Gemma Teal Diabetes Experience Lab

Project lead Gemma Teal during a Digital Diabetes lab. Image credit: Louise Mather

The Experience Lab team has organised a lab in Glasgow later this month and are looking for people to take part. Project lead Gemma Teal tells the InDI blog a bit more.

“The project is looking at how people living with diabetes can be supported in managing their condition using digital technology.

“We’ve already carried out interviews with people living with diabetes, as well as Experience Labs throughout Scotland. The ideas generated will be used to shape future diabetes services and research programmes.

“Our next Experience Lab will be in Glasgow and we’re exploring how visuals can support self management for people living with diabetes.

“We’re looking for people over the age of 16 who manage their condition using insulin.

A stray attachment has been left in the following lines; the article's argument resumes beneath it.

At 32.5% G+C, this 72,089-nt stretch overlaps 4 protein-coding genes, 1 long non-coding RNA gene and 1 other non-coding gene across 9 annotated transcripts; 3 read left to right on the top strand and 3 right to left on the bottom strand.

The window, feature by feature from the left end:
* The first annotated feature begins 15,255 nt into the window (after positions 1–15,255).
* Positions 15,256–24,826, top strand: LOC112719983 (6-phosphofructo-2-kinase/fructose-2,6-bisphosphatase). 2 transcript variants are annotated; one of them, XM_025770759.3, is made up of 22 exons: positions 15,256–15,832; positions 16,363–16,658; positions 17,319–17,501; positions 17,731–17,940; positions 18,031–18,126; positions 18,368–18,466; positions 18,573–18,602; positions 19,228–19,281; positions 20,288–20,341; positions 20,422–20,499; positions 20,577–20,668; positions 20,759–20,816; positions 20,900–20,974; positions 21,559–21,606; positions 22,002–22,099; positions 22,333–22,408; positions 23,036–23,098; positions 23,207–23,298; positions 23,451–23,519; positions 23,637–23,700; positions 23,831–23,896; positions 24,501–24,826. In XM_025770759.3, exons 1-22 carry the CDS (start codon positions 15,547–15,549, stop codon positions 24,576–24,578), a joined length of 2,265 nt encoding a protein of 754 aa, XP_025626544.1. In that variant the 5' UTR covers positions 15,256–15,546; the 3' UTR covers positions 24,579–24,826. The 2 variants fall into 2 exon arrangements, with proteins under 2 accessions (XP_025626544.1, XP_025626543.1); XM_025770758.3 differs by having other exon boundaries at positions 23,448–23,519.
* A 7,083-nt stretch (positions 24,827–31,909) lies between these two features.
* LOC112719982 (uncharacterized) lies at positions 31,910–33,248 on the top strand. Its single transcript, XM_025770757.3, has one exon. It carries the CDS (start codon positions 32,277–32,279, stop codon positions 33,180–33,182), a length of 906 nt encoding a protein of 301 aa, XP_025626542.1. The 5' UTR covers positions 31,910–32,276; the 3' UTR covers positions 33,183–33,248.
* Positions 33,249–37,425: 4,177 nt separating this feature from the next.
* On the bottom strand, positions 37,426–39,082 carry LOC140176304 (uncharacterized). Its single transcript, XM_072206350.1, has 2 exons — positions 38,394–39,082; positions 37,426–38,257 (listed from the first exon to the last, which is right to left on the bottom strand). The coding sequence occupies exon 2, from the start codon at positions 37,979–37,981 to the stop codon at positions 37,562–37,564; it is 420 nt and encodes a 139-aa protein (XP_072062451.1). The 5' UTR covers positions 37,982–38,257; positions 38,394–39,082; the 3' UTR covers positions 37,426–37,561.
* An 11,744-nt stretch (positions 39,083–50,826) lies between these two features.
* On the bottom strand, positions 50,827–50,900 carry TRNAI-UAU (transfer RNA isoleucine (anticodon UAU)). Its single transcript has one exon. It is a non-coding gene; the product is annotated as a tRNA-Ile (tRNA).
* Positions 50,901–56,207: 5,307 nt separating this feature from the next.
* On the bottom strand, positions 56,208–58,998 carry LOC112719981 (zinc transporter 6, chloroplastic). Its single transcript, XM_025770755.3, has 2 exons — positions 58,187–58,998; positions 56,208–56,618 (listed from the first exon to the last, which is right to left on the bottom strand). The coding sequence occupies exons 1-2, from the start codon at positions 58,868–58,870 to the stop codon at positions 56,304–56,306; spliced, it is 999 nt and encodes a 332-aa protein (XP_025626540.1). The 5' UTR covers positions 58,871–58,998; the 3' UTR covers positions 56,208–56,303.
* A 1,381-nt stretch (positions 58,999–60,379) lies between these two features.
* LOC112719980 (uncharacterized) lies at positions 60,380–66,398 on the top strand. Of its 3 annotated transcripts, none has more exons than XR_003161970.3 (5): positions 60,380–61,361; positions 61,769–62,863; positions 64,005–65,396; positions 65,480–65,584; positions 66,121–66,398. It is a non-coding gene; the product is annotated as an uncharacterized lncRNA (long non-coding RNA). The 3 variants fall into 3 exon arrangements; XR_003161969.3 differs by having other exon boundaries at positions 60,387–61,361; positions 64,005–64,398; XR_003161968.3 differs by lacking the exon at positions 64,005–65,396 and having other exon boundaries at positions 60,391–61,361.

“The day will involve a three-hour interactive design workshop where you will share your experiences of living with diabetes. Participants will also work together on a design activity.

Diabetes workshop Experience Labs

Researchers have worked with people living with diabetes, carers and health professionals to understand their needs. Image credit: Louise Mather

“We want people to feel comfortable enough to talk about their experiences and help designers to understand how people live with this disease. Any information provided will remain confidential.”

The workshop will be held in Glasgow city centre, on Monday 20th February. Food will be available from 5pm and the workshop will run from 5.30pm-8.30pm. Those taking part will receive a £20 gift voucher as thanks for their participation and reasonable travel expenses will be reimbursed.

For more information or to register to take part in the workshop, contact Gemma on 0141 566118 or [email protected] or Tine Thorup, [email protected]